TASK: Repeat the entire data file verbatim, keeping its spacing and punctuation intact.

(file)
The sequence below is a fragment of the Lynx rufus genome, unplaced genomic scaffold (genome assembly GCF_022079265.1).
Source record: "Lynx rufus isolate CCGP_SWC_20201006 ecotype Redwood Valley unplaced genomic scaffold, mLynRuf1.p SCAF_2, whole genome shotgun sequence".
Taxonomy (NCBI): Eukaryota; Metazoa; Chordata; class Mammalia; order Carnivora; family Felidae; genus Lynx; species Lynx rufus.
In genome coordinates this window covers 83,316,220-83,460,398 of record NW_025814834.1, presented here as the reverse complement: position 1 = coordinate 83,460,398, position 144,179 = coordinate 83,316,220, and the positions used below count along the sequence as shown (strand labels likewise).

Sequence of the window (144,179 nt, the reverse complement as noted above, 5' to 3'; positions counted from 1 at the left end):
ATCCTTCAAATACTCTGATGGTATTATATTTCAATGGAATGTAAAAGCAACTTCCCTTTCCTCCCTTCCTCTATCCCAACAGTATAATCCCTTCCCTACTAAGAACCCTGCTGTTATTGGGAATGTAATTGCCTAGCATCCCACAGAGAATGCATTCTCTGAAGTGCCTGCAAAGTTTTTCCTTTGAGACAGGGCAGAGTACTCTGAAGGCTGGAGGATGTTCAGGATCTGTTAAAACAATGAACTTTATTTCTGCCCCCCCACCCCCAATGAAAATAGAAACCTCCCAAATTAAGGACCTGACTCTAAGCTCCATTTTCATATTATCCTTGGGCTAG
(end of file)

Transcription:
The sequence below is a fragment of the Lynx rufus genome, unplaced genomic scaffold (genome assembly GCF_022079265.1).
Source record: "Lynx rufus isolate CCGP_SWC_20201006 ecotype Redwood Valley unplaced genomic scaffold, mLynRuf1.p SCAF_2, whole genome shotgun sequence".
Taxonomy (NCBI): Eukaryota; Metazoa; Chordata; class Mammalia; order Carnivora; family Felidae; genus Lynx; species Lynx rufus.
In genome coordinates this window covers 83,316,220-83,460,398 of record NW_025814834.1, presented here as the reverse complement: position 1 = coordinate 83,460,398, position 144,179 = coordinate 83,316,220, and the positions used below count along the sequence as shown (strand labels likewise).

Sequence of the window (144,179 nt, the reverse complement as noted above, 5' to 3'; positions counted from 1 at the left end):
ATCCTTCAAATACTCTGATGGTATTATATTTCAATGGAATGTAAAAGCAACTTCCCTTTCCTCCCTTCCTCTATCCCAACAGTATAATCCCTTCCCTACTAAGAACCCTGCTGTTATTGGGAATGTAATTGCCTAGCATCCCACAGAGAATGCATTCTCTGAAGTGCCTGCAAAGTTTTTCCTTTGAGACAGGGCAGAGTACTCTGAAGGCTGGAGGATGTTCAGGATCTGTTAAAACAATGAACTTTATTTCTGCCCCCCCACCCCCAATGAAAATAGAAACCTCCCAAATTAAGGACCTGACTCTAAGCTCCATTTTCATATTATCCTTGGGCTAG